Of all categories worth scrutinizing during the chaos of Oscar season, none provides a more diverse overview of recent cinema than the short film categories. While the documentary shorts tend to offer fairly conventional examples of the form (and some of them, like this year's HBO-produced "Prison Terminal" even have broadcast deals in place), the animated and live action short films are different beasts: international in scope and stretching across multiple genres, they provide a diverse contrast to the largely straightforward crop of feature-length projects in contention.
Of course, "12 Years a Slave,” “Gravity” and “Her” alone represent a range of complex narratives, and the inclusion of “The Act of Killing” in the best documentary category marks the rare occasion of truly radical cinema entering mainstream consciousness. Overall, however, Oscar hype homogenizes the conversation around the best movies of the year, turning the whole charade into a mishmash of celebrity faces and snark. By virtue of receiving less attention than the other movies in contention, the short films become the ultimate underdogs of the race, which raises the question: Do they deserve it?
With all the nominees now in theaters at New York’s IFC Center — in three separate programs, for live action, documentary and animated shorts — now’s the ideal time to dive in.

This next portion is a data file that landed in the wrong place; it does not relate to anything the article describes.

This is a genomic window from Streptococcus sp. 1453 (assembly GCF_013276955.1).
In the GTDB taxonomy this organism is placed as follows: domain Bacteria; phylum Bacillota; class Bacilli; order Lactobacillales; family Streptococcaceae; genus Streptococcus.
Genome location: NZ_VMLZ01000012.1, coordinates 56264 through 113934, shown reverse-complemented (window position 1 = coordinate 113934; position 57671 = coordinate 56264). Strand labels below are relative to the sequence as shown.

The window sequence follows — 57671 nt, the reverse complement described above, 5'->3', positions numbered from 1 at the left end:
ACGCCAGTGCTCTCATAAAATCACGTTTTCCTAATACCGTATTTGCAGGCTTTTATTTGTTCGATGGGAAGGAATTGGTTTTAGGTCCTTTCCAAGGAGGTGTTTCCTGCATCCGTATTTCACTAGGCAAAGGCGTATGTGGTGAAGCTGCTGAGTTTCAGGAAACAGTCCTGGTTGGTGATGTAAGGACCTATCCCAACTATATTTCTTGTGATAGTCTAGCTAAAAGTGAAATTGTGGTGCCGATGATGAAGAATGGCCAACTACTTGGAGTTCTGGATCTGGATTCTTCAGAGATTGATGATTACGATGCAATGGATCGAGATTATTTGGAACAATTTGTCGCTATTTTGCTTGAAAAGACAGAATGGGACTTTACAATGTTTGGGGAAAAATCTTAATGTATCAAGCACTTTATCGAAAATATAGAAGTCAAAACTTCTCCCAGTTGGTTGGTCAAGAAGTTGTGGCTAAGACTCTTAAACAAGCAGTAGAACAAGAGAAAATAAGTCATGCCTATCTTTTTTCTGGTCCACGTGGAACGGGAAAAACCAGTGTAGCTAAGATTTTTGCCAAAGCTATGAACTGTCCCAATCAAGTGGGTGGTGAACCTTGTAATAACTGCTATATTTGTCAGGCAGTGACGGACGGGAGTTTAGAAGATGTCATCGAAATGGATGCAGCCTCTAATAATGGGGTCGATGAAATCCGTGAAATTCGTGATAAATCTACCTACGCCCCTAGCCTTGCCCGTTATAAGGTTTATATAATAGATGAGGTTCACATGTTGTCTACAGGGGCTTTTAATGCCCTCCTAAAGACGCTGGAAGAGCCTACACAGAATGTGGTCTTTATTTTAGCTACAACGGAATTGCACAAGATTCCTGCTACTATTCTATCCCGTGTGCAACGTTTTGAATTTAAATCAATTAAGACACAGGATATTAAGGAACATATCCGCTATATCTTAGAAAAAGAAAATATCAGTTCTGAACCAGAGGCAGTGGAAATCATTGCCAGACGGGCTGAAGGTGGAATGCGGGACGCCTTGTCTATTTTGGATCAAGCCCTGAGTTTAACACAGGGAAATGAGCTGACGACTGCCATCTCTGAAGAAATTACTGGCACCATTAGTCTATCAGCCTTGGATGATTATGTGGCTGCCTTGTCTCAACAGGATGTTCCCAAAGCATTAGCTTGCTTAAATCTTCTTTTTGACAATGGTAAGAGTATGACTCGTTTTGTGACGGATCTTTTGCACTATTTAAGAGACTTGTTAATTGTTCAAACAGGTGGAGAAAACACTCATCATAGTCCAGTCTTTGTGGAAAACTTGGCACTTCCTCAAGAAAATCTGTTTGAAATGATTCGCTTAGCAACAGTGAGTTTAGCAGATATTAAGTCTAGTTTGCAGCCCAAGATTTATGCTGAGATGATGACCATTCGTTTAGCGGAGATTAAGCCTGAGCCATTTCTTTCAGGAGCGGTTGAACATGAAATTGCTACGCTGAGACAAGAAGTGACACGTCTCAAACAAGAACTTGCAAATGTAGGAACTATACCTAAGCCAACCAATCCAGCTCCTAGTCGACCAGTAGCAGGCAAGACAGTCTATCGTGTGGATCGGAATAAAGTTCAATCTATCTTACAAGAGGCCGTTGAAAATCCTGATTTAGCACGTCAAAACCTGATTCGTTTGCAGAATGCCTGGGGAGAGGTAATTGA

Usually, the animated shorts provide the best juxtaposition to the feature-length category, which is usually dominated by large scale productions. The latest selection of animated features nominated for the award are noticeably broader, ranging from the mainstream-friendly "Frozen," "Despicable Me" and "The Croods" to the quirky French children's tale "Ernest & Celestine" to Hayao Miyazaki's allegedly final work, the subtle "The Wind Rises." Still, the animated shorts provide a much more extensive overview of international sensibilities.
The certain frontrunner, Disney's 3-D "Get on a Horse!" (which screened nationwide ahead of "Frozen," but premiered at the Telluride Film Festival before "Gravity") tussles with the studio's history using a complex blend of early twenties animation and modern CGI. Its zippy plot, directed by Lauren MacMullan, involves a fast-paced slapstick adventure involving Mickey saving Minnie from the scheming Peg-Leg Pete, who actually manages to hurl both mice through holes in the front of the movie screen framing them — allowing the action to erupt into a lively mixture of vibrant colors and black and white as Mickey, Minnie and an ensemble of Disney staples constantly shift between the two worlds. While some critics have taken issue with the short's dubious relationship to Disney history, there's no doubting the technological complexity of the its execution and the way it provides a keen statement on the progress of the medium.
However, what "Get on a Horse!" wins in impressive formalism it loses in emotional intelligence. That honor goes to the sweetest of the nominees, French directors Laurent Witz and Alexandre Epigares' steampunk tale of a lonely robot who rescues a mechanical dog from the dangerous streets outside his apartment — only to cope with the critter growing larger than the space can handle. Set in a beautifully realized science fiction universe devoid of dialogue but filled with a blur of technological details, "Mr. Hublot" magically combines its complex visuals with a small, gentle story about companionship. I'd call it the dark horse if it weren't so lighthearted.